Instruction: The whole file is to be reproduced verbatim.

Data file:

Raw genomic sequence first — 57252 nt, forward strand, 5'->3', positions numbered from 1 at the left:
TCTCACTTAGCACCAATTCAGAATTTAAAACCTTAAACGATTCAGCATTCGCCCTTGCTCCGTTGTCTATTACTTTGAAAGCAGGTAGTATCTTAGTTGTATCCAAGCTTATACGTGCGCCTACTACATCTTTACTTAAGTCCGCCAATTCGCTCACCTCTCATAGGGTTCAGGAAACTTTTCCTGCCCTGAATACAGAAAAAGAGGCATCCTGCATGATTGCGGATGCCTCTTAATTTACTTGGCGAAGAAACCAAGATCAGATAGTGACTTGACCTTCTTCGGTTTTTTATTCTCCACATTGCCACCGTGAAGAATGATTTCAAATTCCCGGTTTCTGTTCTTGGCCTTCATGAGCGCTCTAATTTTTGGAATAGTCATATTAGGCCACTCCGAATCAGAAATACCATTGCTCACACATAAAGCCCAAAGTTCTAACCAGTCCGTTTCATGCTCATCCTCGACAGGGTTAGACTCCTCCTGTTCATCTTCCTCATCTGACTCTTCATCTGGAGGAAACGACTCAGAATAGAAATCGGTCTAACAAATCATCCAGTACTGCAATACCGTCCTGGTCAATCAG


Raw genomic sequence first — 57252 nt, forward strand, 5'->3', positions numbered from 1 at the left:
TCTCACTTAGCACCAATTCAGAATTTAAAACCTTAAACGATTCAGCATTCGCCCTTGCTCCGTTGTCTATTACTTTGAAAGCAGGTAGTATCTTAGTTGTATCCAAGCTTATACGTGCGCCTACTACATCTTTACTTAAGTCCGCCAATTCGCTCACCTCTCATAGGGTTCAGGAAACTTTTCCTGCCCTGAATACAGAAAAAGAGGCATCCTGCATGATTGCGGATGCCTCTTAATTTACTTGGCGAAGAAACCAAGATCAGATAGTGACTTGACCTTCTTCGGTTTTTTATTCTCCACATTGCCACCGTGAAGAATGATTTCAAATTCCCGGTTTCTGTTCTTGGCCTTCATGAGCGCTCTAATTTTTGGAATAGTCATATTAGGCCACTCCGAATCAGAAATACCATTGCTCACACATAAAGCCCAAAGTTCTAACCAGTCCGTTTCATGCTCATCCTCGACAGGGTTAGACTCCTCCTGTTCATCTTCCTCATCTGACTCTTCATCTGGAGGAAACGACTCAGAATAGAAATCGGTCTAACAAATCATCCAGTACTGCAATACCGTCCTGGTCAATCAG